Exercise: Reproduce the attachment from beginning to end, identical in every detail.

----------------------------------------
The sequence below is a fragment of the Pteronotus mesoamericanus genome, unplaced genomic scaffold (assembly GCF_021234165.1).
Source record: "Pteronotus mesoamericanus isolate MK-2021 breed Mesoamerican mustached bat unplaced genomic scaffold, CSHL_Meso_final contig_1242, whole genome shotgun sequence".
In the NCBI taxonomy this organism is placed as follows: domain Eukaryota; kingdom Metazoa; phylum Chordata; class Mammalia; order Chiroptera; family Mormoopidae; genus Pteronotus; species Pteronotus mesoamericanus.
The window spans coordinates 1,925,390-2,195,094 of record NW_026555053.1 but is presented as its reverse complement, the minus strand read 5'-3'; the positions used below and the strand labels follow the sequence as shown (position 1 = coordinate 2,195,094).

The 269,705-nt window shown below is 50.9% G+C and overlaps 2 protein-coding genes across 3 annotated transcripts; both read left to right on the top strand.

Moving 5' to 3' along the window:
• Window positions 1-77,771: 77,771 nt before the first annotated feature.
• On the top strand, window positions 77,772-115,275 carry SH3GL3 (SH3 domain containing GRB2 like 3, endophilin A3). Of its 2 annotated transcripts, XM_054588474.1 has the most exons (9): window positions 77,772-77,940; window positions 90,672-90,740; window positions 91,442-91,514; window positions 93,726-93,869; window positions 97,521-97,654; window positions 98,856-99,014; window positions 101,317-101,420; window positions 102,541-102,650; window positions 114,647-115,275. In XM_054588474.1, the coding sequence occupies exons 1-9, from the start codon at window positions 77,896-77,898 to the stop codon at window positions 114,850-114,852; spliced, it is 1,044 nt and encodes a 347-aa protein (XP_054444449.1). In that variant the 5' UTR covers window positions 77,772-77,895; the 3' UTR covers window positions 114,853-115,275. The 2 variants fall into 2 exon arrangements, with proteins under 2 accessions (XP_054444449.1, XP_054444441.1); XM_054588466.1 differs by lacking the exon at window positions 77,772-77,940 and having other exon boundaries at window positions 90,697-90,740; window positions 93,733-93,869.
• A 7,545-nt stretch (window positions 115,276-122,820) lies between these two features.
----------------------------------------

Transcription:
The sequence below is a fragment of the Pteronotus mesoamericanus genome, unplaced genomic scaffold (assembly GCF_021234165.1).
Source record: "Pteronotus mesoamericanus isolate MK-2021 breed Mesoamerican mustached bat unplaced genomic scaffold, CSHL_Meso_final contig_1242, whole genome shotgun sequence".
In the NCBI taxonomy this organism is placed as follows: domain Eukaryota; kingdom Metazoa; phylum Chordata; class Mammalia; order Chiroptera; family Mormoopidae; genus Pteronotus; species Pteronotus mesoamericanus.
The window spans coordinates 1,925,390-2,195,094 of record NW_026555053.1 but is presented as its reverse complement, the minus strand read 5'-3'; the positions used below and the strand labels follow the sequence as shown (position 1 = coordinate 2,195,094).

The 269,705-nt window shown below is 50.9% G+C and overlaps 2 protein-coding genes across 3 annotated transcripts; both read left to right on the top strand.

Moving 5' to 3' along the window:
• Window positions 1-77,771: 77,771 nt before the first annotated feature.
• On the top strand, window positions 77,772-115,275 carry SH3GL3 (SH3 domain containing GRB2 like 3, endophilin A3). Of its 2 annotated transcripts, XM_054588474.1 has the most exons (9): window positions 77,772-77,940; window positions 90,672-90,740; window positions 91,442-91,514; window positions 93,726-93,869; window positions 97,521-97,654; window positions 98,856-99,014; window positions 101,317-101,420; window positions 102,541-102,650; window positions 114,647-115,275. In XM_054588474.1, the coding sequence occupies exons 1-9, from the start codon at window positions 77,896-77,898 to the stop codon at window positions 114,850-114,852; spliced, it is 1,044 nt and encodes a 347-aa protein (XP_054444449.1). In that variant the 5' UTR covers window positions 77,772-77,895; the 3' UTR covers window positions 114,853-115,275. The 2 variants fall into 2 exon arrangements, with proteins under 2 accessions (XP_054444449.1, XP_054444441.1); XM_054588466.1 differs by lacking the exon at window positions 77,772-77,940 and having other exon boundaries at window positions 90,697-90,740; window positions 93,733-93,869.
• A 7,545-nt stretch (window positions 115,276-122,820) lies between these two features.